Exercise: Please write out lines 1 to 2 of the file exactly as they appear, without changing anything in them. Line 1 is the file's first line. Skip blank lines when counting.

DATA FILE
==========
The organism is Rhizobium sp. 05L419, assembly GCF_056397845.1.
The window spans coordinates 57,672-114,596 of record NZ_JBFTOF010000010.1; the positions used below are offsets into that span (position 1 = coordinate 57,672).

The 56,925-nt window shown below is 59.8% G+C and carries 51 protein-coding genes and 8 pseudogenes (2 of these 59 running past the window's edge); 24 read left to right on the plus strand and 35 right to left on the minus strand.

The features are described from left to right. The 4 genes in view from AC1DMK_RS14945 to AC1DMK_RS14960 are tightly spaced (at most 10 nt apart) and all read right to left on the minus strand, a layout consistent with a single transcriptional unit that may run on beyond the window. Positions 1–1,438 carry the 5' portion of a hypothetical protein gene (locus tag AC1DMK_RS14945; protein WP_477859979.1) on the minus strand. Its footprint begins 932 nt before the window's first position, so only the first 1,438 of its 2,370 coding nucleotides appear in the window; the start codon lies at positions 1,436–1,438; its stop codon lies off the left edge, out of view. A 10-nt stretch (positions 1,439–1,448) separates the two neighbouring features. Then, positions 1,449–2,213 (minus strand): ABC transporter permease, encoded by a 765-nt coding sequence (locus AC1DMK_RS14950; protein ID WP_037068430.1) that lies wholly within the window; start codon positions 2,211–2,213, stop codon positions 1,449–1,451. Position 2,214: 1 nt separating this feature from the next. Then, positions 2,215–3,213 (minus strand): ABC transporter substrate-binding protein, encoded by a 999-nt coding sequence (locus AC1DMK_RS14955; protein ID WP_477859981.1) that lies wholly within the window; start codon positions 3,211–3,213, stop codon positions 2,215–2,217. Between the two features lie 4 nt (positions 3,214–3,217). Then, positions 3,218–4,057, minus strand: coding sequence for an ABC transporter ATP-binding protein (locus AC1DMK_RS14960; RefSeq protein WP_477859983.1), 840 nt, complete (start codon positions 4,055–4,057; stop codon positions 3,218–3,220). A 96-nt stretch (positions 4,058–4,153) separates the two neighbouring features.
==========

The organism is Rhizobium sp. 05L419, assembly GCF_056397845.1.
The window spans coordinates 57,672-114,596 of record NZ_JBFTOF010000010.1; the positions used below are offsets into that span (position 1 = coordinate 57,672).